Prime London Residential Markets

Prime London Residential Markets
On the supply side

21 September 2016, by Edward Green

Supply numbers in the prime new build market, specifically in the £1,000psf+ range, are high


Given the scale of the prime development pipeline in London and the extent of the new build premium that has developed over the past five years, there has been fervent speculation as to what the future holds for this sector of the prime London market.

There is little doubt that the headline numbers on new build supply, though often prone to overstatement, are big.


Before the referendum, we expected 39,000 £1,000psf+ completions to be delivered in total over the five years to the end of 2020. This would represent an 110% increase on the previous five years. Much of that supply is concentrated in areas of major regeneration at price points between £1,000psf and £1,500psf.

By contrast at the very top end of the market, above £3,000psf, the supply of new homes is much more limited. Super prime supply, that is typically located in the established parts of central London, only accounts for 3% of the expected five year pipeline.

There is little doubt that, for all of the reasons detailed earlier in this publication, developers active in the £1,000psf+ new build market should remain realistic on pricing and be prepared to be flexible in negotiations if they wish to sustain sales rates that are crucial to their financial model.


Prime London new build delivery (over £1,000psf)

Figure 7

Source: Molior


However, it is critical to understand the historical relationship between the delivery of high value new homes and their rates of sale in the prime new build markets to identify the risks to the market.

Though the gap has now closed as more completions have come on stream, sales outpaced construction completions by an average of more than 2 to 1 between 2011 and 2015, reflecting strong demand.

As a consequence, up to 60% of schemes currently under construction are already sold which will serve to mitigate future delivery volumes. Furthermore, purchases in the early phases of marketing will often have been at discounts to current values.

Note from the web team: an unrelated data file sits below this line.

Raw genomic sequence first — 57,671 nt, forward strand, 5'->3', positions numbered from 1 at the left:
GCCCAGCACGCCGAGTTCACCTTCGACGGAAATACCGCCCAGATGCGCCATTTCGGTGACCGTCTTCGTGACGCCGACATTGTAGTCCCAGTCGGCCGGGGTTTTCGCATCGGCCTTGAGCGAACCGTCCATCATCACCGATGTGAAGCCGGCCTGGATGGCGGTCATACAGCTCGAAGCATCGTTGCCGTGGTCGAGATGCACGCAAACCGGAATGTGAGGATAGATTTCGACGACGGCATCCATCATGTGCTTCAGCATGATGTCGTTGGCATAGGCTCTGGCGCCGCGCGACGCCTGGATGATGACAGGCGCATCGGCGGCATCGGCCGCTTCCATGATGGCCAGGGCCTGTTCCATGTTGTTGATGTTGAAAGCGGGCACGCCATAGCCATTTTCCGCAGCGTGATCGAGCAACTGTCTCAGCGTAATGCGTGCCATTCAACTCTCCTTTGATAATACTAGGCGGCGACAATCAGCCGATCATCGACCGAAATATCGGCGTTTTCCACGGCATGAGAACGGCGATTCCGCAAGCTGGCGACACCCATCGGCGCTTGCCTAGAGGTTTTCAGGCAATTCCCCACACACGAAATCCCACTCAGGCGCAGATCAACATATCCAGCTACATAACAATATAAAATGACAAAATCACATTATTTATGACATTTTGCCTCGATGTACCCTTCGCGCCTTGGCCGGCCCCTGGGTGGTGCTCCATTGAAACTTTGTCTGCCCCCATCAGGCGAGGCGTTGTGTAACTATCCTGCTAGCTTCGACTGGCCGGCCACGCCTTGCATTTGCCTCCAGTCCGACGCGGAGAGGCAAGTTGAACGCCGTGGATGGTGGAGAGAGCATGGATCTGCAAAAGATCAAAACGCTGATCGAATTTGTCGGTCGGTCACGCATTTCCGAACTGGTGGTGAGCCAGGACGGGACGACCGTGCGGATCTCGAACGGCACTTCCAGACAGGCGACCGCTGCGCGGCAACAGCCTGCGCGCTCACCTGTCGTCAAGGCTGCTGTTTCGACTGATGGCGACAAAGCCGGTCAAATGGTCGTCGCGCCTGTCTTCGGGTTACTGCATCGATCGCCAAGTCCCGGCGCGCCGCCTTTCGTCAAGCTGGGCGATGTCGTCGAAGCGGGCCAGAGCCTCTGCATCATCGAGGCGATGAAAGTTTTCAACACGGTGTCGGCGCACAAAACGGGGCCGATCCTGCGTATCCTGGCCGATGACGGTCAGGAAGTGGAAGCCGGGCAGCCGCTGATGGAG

In the early part of this period, overseas investment activity was dominant. However, over the last three years domestic UK buyers have grown significantly in both proportion of sales and absolute numbers.

Our records indicate that in 2013, 17% of prime new build buyers were from the UK compared with 43% in 2015. This trend has continued into the first half of 2016, with UK buyers accounting for over 45% of the prime new build market.

This level of domestic demand will be of some comfort to the development industry, while a cheaper sterling should support continued overseas investment activity.

Despite the vote to leave the EU, London remains a key centre due to its global standing, amenities, quality of life and facilities. It continues to be the preferred global destination in which wealthy people invest and live. In 2015 alone, the prime London new build market saw overseas investment from over 50 different countries.


We expect the market to be more discerning in terms of location and product offering and how pricing stands up to these fundamentals. Specifically the volume of prime completions will test rental demand and yield expectations and, if sales rates are to slow, lead to higher volumes of standing stock.

This is likely to mean developments will be pushed out and delivered over a longer period. Importantly, only 23% of the 39,000 unit five-year pipeline is currently under construction, while 58% of the total pipeline is yet to start construction, despite having full planning permission. Although there is cost involved in putting construction on hold, this substantially lessens the risk of oversupply.


Challenges and opportunities in the prime development market

Figure 8

Source: Savills Research


London remains competitive on the world stage

Ultra high net worths from around the globe have over the past few decades selected prime London in which to store their wealth for many reasons, not least because in the past this has been a favourable tax environment. The latest in the series of tax changes is the additional 3% stamp duty costs for additional homes introduced in April 2016.

Despite the currency advantage that some overseas investors currently benefit from, they may now start to feel the compounded effects of recent tax changes. However, our analysis shows that a $2m property in London remains very competitive on the global stage when the costs of purchasing, holding and selling property are considered. The tax costs in London remain less expensive than New York (arguably London’s main competitor when it comes to international property investment), as well as Hong Kong, Paris, Tokyo and Singapore. Vancouver, a popular investment hotspot for Asian buyers, now tops the table in terms of tax costs as a percentage of property price (at 27.8%, compared to 12.6% for London property), as it recently introduced an additional charge for overseas buyers.


London remains competitive on the global stage

▲ London remains competitive on the global stage


Subscribe to Savills research


Would you like to be notified via email about new research?